After a court battle lasting more than a year, a Louisiana federal judge dismissed the case against Sofía Vergara in which her former fiancé Nick Loeb argued he had the right to their frozen embryos, E News reported.
Back in December 2016, we learned that Vergara was being sued — not by Loeb, but by two embryos she created with him in 2013. This may sound like just another far-fetched Hollywood scenario, but in reality, the case had the potential to be a landmark case having wider effects on the concept of what it means to be a person with legal rights. It's also an important reminder to always pay attention to contracts.
Now that this legal ridiculousness is out of the way, it's a good time to revisit the questions this unusual court case raised: Can embryos sue people? Logistically, how do they even file the paperwork from a freezer? How is embry-bro Loeb still in the news?
To make this story a little easier to digest, here are three things you need to know about the dismissed lawsuit that potentially had implications beyond the former couple.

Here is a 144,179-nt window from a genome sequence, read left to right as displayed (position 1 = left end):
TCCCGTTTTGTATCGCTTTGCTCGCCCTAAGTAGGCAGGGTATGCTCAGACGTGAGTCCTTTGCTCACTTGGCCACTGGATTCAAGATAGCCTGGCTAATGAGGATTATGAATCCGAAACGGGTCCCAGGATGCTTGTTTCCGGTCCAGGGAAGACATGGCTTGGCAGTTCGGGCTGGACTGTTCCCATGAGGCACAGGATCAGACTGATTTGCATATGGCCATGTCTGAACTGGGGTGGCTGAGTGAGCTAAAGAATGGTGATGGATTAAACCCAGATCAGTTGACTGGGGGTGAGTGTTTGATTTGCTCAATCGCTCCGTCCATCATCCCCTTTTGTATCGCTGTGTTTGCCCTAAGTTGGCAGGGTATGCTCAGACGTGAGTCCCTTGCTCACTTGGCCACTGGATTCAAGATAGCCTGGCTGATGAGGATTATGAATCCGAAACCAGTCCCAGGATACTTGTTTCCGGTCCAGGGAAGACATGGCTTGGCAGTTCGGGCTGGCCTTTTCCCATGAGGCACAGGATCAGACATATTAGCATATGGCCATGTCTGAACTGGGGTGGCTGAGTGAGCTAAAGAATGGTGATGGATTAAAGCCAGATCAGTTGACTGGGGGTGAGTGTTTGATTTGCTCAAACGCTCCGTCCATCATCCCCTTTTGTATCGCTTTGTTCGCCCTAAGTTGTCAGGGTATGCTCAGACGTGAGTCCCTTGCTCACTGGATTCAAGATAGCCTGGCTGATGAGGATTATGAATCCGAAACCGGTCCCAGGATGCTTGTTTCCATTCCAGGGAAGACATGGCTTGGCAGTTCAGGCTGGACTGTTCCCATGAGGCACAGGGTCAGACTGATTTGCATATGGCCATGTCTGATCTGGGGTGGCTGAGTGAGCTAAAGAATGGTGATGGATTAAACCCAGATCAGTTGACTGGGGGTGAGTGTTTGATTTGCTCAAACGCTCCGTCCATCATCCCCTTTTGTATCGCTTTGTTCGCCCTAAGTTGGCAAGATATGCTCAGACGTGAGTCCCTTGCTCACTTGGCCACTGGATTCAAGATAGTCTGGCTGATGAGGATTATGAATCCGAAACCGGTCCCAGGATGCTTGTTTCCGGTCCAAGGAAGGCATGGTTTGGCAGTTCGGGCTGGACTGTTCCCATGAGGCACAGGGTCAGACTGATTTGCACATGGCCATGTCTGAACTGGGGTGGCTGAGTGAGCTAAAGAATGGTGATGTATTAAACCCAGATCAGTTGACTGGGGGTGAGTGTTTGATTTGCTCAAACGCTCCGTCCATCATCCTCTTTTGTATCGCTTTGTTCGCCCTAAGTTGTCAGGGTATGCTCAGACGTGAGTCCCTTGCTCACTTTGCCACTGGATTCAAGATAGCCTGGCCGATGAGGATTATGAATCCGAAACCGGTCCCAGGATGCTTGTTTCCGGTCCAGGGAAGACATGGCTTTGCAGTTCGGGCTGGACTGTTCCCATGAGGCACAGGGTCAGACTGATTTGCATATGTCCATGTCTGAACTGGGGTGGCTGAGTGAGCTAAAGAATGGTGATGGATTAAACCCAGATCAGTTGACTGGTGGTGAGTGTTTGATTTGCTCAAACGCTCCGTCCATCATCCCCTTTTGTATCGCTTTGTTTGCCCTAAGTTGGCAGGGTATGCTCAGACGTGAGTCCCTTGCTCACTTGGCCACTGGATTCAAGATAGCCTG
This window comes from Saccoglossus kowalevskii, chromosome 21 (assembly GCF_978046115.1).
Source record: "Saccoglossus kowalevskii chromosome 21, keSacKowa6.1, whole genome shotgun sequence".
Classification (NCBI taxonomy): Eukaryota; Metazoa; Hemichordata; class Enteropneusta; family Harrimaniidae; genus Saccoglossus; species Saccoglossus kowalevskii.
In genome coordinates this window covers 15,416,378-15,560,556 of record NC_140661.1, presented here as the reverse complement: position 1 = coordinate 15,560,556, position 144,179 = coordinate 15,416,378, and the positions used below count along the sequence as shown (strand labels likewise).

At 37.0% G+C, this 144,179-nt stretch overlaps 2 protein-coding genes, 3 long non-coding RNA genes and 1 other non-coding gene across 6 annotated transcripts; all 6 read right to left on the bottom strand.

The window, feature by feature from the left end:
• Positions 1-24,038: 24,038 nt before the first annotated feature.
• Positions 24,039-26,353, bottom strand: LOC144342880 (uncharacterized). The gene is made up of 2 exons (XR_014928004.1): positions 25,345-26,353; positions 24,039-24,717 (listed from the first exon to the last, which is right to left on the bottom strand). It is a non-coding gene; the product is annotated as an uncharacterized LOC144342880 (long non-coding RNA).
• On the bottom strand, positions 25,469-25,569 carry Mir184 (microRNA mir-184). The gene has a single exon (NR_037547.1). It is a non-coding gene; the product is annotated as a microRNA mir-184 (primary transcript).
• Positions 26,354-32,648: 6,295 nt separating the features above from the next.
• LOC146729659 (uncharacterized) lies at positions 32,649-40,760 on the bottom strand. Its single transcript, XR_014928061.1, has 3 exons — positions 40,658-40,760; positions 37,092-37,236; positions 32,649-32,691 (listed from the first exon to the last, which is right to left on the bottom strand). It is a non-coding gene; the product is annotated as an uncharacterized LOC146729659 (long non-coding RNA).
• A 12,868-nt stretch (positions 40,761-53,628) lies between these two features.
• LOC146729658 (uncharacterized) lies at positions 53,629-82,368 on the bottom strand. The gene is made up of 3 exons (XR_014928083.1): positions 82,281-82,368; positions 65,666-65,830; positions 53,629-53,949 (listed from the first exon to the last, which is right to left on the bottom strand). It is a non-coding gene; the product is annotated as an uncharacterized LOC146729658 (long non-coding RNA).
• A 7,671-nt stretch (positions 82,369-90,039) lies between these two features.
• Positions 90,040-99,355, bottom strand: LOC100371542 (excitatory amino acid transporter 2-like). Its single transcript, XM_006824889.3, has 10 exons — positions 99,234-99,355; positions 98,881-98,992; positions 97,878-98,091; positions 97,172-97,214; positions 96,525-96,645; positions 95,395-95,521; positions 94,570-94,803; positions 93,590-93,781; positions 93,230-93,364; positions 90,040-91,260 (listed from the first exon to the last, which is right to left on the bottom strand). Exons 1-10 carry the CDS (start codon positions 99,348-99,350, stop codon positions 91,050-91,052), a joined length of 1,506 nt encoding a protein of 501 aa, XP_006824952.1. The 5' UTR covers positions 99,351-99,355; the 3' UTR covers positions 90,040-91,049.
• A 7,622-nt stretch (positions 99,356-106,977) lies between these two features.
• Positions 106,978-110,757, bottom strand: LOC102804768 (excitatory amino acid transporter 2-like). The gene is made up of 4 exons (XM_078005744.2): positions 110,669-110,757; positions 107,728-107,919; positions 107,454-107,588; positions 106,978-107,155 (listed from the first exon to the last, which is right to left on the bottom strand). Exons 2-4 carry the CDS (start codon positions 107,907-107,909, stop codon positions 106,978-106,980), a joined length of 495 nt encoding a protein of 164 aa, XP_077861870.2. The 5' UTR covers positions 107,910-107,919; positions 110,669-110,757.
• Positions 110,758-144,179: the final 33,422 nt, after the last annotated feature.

The plaintiff in the case was a man named James Carbonnet, who is listed as the embryos’ “trustee,” despite the fact that he has no clear relationship with either Vergara or Loeb. In addition to going through the hassle of filing the right-to-live lawsuit on behalf of two embryos, he also took it upon himself to name them “Emma” and “Isabella.”
In other words, he Googled “popular baby names for girls 2013” and went with the top two contenders. Clearly, this was done in an attempt to establish relatable identities for the embryos to garner public support.
The crux of the lawsuit was that by not permitting “Emma” and “Isabella” to be born, they are being deprived of their inheritance, which, it just so happens, is in a trust in Louisiana — a very anti-abortion state. The lawsuit requested that the embryos be returned to Loeb so he could implant and gestate them via a surrogate, thereby receiving the money in the trust, which would be used to fund their health care and education.
You might be wondering why Vergara and Loeb didn’t sign a contract regarding custody of the embryos when they were created at the fertility clinic. Actually, they did, and it states that neither party could use the embryos without the consent of the other. What was missing, however, was a clause specifically addressing what would happen if the couple broke up, which Loeb has tried to use as a reason why he should be granted custody of the embryos.
But really, the whole part about not using them without the consent of the other pretty much covers that anyway. The lesson here, prospective fertility clinic patrons, is to really go over that contract carefully before moving forward with creating the embryos that may later take you to court.
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